Some of these are nested even further down. So with a property, you can call another service and get a new list of properties, which can be used in a call to another service. Again, this is probably a widely used structure, with hierarchy. Examples fail to come to mind because I've been in my golf world for the past year.

So I will share a secret that I don't really share on this site. I'm the lead backend developer for a professional sports league's website. It is to do with golf. So my testing is all golf related. The main data that I'm interested in testing have to do around tournaments and players. Tournaments can have start and end dates, past results, past winners, and some general website things like headers and images, tables, etc.

To test a tournament, I would call the API which gets a list of tournaments. Each of those tournament results have a tournament code and a tournament id. The code doesn't change throughout the years, and tournament id is that year's instance. The endpoints that I want to test are to get the page, the header, an "info line", the weather, TV times, past winners, and then the years that that tournament has been played. With the years, I want to test the results endpoint for each year.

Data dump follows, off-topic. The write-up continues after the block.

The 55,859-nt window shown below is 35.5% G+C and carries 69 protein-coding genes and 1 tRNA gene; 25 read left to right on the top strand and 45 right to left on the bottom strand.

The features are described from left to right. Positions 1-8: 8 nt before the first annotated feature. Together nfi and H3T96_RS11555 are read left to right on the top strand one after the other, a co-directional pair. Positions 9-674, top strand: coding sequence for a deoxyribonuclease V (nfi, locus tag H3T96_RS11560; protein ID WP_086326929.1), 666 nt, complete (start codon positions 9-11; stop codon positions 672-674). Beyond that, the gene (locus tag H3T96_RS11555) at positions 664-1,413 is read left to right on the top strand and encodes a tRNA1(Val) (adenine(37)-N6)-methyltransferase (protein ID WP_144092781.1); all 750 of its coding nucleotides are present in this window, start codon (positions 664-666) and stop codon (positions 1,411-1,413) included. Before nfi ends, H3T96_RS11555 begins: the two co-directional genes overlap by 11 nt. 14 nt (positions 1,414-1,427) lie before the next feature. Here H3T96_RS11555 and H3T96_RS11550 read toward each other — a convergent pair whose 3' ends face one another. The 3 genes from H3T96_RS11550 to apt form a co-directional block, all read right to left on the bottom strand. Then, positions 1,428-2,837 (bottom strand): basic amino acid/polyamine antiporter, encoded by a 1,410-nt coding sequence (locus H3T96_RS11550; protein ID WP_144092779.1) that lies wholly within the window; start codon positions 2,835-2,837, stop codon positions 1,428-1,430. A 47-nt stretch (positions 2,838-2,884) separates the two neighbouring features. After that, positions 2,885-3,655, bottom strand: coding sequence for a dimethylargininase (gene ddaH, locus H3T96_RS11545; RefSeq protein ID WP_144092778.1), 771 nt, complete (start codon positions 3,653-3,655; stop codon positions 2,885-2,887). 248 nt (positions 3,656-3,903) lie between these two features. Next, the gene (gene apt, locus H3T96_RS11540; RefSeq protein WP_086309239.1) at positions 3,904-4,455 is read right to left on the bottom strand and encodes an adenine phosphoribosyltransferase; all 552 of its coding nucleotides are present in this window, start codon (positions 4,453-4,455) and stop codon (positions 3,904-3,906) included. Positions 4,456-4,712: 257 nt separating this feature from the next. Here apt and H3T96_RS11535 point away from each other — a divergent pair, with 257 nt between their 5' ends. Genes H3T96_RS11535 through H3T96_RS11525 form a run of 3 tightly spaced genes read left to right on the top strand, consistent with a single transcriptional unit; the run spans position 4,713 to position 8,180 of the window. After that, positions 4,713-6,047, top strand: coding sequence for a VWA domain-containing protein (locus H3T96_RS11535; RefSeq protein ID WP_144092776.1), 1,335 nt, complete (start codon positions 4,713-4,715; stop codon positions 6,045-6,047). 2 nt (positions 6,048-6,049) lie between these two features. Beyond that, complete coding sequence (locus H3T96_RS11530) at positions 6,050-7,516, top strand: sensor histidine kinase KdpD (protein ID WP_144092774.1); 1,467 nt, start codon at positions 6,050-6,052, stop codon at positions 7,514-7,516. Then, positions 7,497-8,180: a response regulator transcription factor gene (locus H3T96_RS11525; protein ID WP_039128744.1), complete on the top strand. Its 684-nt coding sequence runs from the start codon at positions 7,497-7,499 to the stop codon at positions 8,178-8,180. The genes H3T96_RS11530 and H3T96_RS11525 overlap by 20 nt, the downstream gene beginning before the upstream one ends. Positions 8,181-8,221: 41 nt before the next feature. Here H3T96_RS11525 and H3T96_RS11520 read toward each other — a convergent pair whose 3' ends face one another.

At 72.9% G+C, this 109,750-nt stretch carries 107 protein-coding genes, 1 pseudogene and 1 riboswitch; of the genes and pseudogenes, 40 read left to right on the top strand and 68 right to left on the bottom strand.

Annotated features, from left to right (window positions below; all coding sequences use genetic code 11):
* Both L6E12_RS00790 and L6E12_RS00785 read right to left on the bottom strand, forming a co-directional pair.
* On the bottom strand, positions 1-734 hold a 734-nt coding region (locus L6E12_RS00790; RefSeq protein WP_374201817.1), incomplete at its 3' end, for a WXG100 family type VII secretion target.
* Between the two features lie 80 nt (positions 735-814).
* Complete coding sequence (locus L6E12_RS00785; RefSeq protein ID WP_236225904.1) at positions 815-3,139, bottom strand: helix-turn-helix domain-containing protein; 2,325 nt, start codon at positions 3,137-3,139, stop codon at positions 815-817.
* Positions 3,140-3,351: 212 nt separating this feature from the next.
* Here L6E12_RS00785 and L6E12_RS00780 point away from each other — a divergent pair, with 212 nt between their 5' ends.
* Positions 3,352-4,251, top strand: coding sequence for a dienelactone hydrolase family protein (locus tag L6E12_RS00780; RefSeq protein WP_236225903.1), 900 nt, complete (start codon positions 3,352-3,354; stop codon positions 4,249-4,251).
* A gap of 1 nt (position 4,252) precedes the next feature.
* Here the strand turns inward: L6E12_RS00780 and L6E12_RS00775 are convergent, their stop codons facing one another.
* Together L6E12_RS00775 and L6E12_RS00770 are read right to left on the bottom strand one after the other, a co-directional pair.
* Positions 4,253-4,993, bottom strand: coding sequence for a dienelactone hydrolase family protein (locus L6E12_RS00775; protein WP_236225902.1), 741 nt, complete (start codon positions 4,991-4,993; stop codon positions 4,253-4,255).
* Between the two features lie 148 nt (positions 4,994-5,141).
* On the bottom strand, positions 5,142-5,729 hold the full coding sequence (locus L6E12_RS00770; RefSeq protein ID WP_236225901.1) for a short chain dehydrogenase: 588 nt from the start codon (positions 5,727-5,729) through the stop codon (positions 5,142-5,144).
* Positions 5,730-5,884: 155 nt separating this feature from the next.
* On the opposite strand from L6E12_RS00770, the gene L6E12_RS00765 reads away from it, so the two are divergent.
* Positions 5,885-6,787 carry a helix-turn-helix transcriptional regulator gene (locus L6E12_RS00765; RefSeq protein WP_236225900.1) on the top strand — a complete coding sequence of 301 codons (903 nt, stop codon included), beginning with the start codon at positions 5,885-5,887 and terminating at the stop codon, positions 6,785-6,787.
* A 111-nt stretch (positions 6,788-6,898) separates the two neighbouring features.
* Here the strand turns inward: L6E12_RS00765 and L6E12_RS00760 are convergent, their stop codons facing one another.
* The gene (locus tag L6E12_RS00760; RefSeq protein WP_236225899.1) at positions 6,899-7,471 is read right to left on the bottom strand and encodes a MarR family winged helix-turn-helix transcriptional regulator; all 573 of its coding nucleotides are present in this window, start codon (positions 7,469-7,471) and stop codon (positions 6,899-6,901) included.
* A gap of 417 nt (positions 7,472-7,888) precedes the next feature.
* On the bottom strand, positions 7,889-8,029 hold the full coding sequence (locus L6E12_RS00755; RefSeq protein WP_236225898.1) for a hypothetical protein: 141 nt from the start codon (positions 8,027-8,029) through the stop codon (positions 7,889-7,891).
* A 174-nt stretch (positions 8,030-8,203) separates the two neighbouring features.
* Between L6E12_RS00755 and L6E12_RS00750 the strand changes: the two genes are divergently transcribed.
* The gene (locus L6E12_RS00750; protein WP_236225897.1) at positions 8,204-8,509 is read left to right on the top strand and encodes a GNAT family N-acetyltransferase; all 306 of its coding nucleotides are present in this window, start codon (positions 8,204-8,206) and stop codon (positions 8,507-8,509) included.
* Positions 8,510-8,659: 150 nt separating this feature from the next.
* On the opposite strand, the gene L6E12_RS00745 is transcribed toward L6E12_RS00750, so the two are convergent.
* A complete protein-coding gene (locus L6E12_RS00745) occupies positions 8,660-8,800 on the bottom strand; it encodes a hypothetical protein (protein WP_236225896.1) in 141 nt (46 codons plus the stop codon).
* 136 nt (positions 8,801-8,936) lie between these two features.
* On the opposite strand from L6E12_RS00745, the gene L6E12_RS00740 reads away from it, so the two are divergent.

So I wrote "trest". It is of course a conglomeration of "test" and "rest". It uses a custom file format. Hierarchical, as required via my description of hierarchical REST endpoints. This is the format:

Test main
 Method POST
  Var Content-Type application/json string
  Var Year 2024 int

 Test tournaments result